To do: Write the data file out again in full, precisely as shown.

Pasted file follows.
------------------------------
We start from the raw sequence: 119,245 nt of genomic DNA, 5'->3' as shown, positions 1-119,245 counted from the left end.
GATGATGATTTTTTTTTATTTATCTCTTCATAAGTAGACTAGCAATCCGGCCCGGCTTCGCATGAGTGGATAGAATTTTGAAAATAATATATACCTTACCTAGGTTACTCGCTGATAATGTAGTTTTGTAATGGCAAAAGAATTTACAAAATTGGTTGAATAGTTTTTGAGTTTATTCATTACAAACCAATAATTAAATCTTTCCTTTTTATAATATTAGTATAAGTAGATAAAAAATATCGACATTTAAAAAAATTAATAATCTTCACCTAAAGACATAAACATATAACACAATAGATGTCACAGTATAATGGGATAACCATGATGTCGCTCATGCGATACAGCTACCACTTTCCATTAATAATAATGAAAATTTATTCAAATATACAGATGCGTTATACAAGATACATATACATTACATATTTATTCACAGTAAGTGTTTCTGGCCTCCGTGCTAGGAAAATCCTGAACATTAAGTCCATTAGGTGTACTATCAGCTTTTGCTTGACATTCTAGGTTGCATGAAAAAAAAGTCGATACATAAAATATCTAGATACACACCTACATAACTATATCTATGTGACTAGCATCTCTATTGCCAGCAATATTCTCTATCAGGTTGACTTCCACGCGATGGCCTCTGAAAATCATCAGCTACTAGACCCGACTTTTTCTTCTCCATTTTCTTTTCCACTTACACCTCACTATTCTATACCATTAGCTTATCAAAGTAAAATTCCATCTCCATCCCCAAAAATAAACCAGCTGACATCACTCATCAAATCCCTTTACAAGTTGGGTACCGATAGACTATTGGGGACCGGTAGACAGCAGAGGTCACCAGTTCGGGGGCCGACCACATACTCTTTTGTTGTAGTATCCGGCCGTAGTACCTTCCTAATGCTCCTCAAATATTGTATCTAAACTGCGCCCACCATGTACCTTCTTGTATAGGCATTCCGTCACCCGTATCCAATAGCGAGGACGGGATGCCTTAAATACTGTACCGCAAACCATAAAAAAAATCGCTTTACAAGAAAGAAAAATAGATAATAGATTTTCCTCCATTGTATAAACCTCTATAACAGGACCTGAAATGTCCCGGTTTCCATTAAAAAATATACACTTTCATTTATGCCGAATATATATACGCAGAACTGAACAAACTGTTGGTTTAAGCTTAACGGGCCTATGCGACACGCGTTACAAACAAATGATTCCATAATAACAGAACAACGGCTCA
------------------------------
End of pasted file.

We start from the raw sequence: 119,245 nt of genomic DNA, 5'->3' as shown, positions 1-119,245 counted from the left end.
GATGATGATTTTTTTTTATTTATCTCTTCATAAGTAGACTAGCAATCCGGCCCGGCTTCGCATGAGTGGATAGAATTTTGAAAATAATATATACCTTACCTAGGTTACTCGCTGATAATGTAGTTTTGTAATGGCAAAAGAATTTACAAAATTGGTTGAATAGTTTTTGAGTTTATTCATTACAAACCAATAATTAAATCTTTCCTTTTTATAATATTAGTATAAGTAGATAAAAAATATCGACATTTAAAAAAATTAATAATCTTCACCTAAAGACATAAACATATAACACAATAGATGTCACAGTATAATGGGATAACCATGATGTCGCTCATGCGATACAGCTACCACTTTCCATTAATAATAATGAAAATTTATTCAAATATACAGATGCGTTATACAAGATACATATACATTACATATTTATTCACAGTAAGTGTTTCTGGCCTCCGTGCTAGGAAAATCCTGAACATTAAGTCCATTAGGTGTACTATCAGCTTTTGCTTGACATTCTAGGTTGCATGAAAAAAAAGTCGATACATAAAATATCTAGATACACACCTACATAACTATATCTATGTGACTAGCATCTCTATTGCCAGCAATATTCTCTATCAGGTTGACTTCCACGCGATGGCCTCTGAAAATCATCAGCTACTAGACCCGACTTTTTCTTCTCCATTTTCTTTTCCACTTACACCTCACTATTCTATACCATTAGCTTATCAAAGTAAAATTCCATCTCCATCCCCAAAAATAAACCAGCTGACATCACTCATCAAATCCCTTTACAAGTTGGGTACCGATAGACTATTGGGGACCGGTAGACAGCAGAGGTCACCAGTTCGGGGGCCGACCACATACTCTTTTGTTGTAGTATCCGGCCGTAGTACCTTCCTAATGCTCCTCAAATATTGTATCTAAACTGCGCCCACCATGTACCTTCTTGTATAGGCATTCCGTCACCCGTATCCAATAGCGAGGACGGGATGCCTTAAATACTGTACCGCAAACCATAAAAAAAATCGCTTTACAAGAAAGAAAAATAGATAATAGATTTTCCTCCATTGTATAAACCTCTATAACAGGACCTGAAATGTCCCGGTTTCCATTAAAAAATATACACTTTCATTTATGCCGAATATATATACGCAGAACTGAACAAACTGTTGGTTTAAGCTTAACGGGCCTATGCGACACGCGTTACAAACAAATGATTCCATAATAACAGAACAACGGCTCA